PIDS at Flinders Street Station displaying a City Circle train, headed anticlockwise around the City Loop

And took one for a ride in 2012, with the displays onboard the train calling it a ‘City Circle train’.

'City Circle train' on the internal PIDS of a Comeng train

So that’s great progress in the past decade – going from consistent ‘City Circle’ messaging towards passengers, to a mix of ‘City Circle, ‘Flinders Street’, and ‘Special’.

Liked it? Take a second to support Marcus Wong on Patreon!
Become a patron at Patreon!
You can leave a response, or trackback from your own site.

13 Responses to “Melbourne’s mysterious ‘City Circle’ train”

  1. Craig says:

    One correction to a claim that I often see made – the City Circle Tram was not a direct replacement

    City Circle trains ended on 21 August 1993, a cost saving measure by Kennett Government

    City Circle trams didn’t commence until 29 April 1994, 8 months later

    The original City Circle train timetable was a hard-to-remember 24 min frequency between the peaks, little use for spontaneous trips around the CBD

    In 1989 it was upgraded to every 10 mins along with Epping & Hurstbridge Lines upgrades but arguably too late to catch on

    • Marcus Wong says:

      Thanks for the clarification – the “City Circle Tram was a replacement” claim came from the old City Loop history page the Department of Infrastructure put up 10+ years ago.

      It’d be interesting to see what Hansard and contemporary newspapers had to say on the withdrawal of the service.

      • Steve says:

        The City Circle train was the only way to get from the underground stations to Flinders/Spencer Sts in the afternoon, and vice versa in the morning – other than that it probably had limited utility as you could travel between Flagstaff, Museum and Parliament in both directions on normal trains.

        I think from memory how it basically ran was a Epping/Hurstbridge arrival at Flinders Street would effectively do two circuits of the underground before heading back out to Epping/Hurstbridge. Presumably when it was cut the existing Epping/Hurstbridge service could be run with fewer trains.

        Funny that the electronic signage can’t cope with it.

        Does Metro occasionally need to run trains that way between Flinders Street and Parliament to keep the line operational?

      • Jay says:

        I’m curious about the destination “city circle” because i have a feeling it pre dates the loop. The original “city circle” ran in a circle departing flinders street/ stopping at spencer st/-nth Melbourne/Royal Park/Carlton/Fitzroy/Rushall/Clifton Hill/Victoria Park/Collingwood/West Richmond / -return to flinders. (also known as inner circle) The red rattler vintage red trains (Tait trains) have city circle on their destination blinds (and they were on the rails 1920s-1980’s ! šŸ™‚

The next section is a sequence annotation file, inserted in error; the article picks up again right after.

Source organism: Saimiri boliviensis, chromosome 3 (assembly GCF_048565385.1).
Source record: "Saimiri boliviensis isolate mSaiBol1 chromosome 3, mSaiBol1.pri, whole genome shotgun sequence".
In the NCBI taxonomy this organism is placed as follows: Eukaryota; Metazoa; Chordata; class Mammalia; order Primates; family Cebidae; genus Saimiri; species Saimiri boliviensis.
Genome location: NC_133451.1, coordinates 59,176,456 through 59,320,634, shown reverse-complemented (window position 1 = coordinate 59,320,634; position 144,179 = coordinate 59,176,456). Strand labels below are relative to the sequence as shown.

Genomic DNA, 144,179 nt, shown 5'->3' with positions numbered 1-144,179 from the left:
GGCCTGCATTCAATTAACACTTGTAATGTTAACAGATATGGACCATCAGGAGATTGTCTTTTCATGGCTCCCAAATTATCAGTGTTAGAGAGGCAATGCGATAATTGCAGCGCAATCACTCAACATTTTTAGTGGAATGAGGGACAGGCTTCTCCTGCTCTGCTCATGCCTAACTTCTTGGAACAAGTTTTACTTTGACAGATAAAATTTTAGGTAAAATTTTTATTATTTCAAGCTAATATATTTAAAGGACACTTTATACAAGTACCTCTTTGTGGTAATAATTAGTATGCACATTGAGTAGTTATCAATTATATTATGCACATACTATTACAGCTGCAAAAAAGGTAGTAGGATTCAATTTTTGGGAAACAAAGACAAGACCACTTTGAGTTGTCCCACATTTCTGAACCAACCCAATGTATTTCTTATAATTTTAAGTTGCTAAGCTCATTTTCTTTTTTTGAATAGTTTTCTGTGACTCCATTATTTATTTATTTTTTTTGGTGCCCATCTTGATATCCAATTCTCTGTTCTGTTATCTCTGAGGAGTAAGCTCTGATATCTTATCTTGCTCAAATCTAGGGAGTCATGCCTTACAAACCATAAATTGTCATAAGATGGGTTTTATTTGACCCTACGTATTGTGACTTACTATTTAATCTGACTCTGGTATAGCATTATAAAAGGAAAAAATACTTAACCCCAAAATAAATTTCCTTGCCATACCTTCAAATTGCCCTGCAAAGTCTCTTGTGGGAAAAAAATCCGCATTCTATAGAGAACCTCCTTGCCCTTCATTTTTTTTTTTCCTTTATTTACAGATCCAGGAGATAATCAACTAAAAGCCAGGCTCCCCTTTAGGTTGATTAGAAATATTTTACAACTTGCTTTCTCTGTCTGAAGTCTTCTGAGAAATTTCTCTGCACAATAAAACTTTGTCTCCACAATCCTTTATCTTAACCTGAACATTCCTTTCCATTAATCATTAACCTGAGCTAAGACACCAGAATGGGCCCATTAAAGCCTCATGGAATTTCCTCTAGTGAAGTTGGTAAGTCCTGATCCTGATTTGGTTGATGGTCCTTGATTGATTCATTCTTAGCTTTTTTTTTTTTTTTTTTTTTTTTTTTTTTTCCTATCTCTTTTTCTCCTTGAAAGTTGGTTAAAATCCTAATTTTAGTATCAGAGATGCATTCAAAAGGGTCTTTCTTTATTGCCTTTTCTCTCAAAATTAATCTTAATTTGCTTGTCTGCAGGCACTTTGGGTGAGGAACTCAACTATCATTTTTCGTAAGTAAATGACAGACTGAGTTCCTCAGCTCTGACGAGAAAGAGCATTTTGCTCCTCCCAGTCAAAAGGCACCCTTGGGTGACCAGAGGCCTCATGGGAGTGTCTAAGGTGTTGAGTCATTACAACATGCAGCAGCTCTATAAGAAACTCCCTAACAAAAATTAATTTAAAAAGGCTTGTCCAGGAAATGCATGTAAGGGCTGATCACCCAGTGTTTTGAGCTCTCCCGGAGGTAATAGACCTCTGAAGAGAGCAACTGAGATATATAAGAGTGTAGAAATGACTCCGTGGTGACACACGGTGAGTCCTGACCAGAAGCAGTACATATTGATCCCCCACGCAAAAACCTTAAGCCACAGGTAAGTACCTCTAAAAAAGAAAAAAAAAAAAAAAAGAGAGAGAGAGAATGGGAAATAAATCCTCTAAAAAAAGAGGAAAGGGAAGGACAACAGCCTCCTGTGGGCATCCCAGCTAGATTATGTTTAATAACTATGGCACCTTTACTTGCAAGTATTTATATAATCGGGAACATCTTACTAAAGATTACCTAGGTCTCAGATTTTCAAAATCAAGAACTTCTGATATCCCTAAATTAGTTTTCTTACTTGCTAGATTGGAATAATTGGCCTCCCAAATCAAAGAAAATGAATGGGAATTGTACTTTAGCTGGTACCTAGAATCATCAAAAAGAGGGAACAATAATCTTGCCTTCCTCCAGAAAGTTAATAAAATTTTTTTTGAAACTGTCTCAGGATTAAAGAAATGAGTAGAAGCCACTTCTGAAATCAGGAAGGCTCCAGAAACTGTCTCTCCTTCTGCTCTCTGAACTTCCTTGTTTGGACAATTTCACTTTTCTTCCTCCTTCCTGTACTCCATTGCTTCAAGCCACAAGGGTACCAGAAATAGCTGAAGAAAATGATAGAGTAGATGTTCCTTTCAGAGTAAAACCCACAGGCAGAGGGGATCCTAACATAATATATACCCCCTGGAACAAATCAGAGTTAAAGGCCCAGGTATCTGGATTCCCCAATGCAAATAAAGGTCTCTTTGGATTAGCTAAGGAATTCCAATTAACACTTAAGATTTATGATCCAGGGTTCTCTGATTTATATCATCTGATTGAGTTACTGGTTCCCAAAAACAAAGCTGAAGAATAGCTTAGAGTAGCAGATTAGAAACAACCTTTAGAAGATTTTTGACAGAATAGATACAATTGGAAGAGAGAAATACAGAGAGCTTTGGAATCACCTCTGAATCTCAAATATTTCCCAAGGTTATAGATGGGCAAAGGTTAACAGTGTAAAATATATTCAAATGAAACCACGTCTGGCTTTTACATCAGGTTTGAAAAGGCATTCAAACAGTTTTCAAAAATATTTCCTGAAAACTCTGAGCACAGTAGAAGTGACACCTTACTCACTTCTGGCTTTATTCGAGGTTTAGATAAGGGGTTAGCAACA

2. Dave says:

    And the announcements say stopping all stations to Parliament instead of stopping all stations to FSS…

  3. Tom the first and best says:

    The only way that the City Circle track connecting Flinders St and Parliament would have been widely useful would be if the following thing had also happened:

    The Museum/Melbourne Central to Clifton Hill via Fitzroy tunnel had been built.

    A corresponding Clifton Hill to Parliament tunnel via Fitzroy had been built.

  4. gjh says:

    Occasionally recorded in-train announcements when approaching Richmond on a train from the Frankston line inform us to change at Richmond for (amongst all the other lines) “City Circle” trains. They mean “City Loop” of course. I’m not sure, but I think this is limited to some of the Comeng trains. It’s in the same category as the announcements at Richmond telling us that the train is “stopping all stations to Flinders St”.

  5. Tony Bryer says:

    Thanks for this. I got to FSS yesterday (04.02.23) and saw a City Loop train signed, so out of interest rode it all the way round back to FSS. I knew such a service existed the early days of the loop but don’t previously recall seeing it in my 14 years here.

Leave a Reply

Your email address will not be published. Required fields are marked *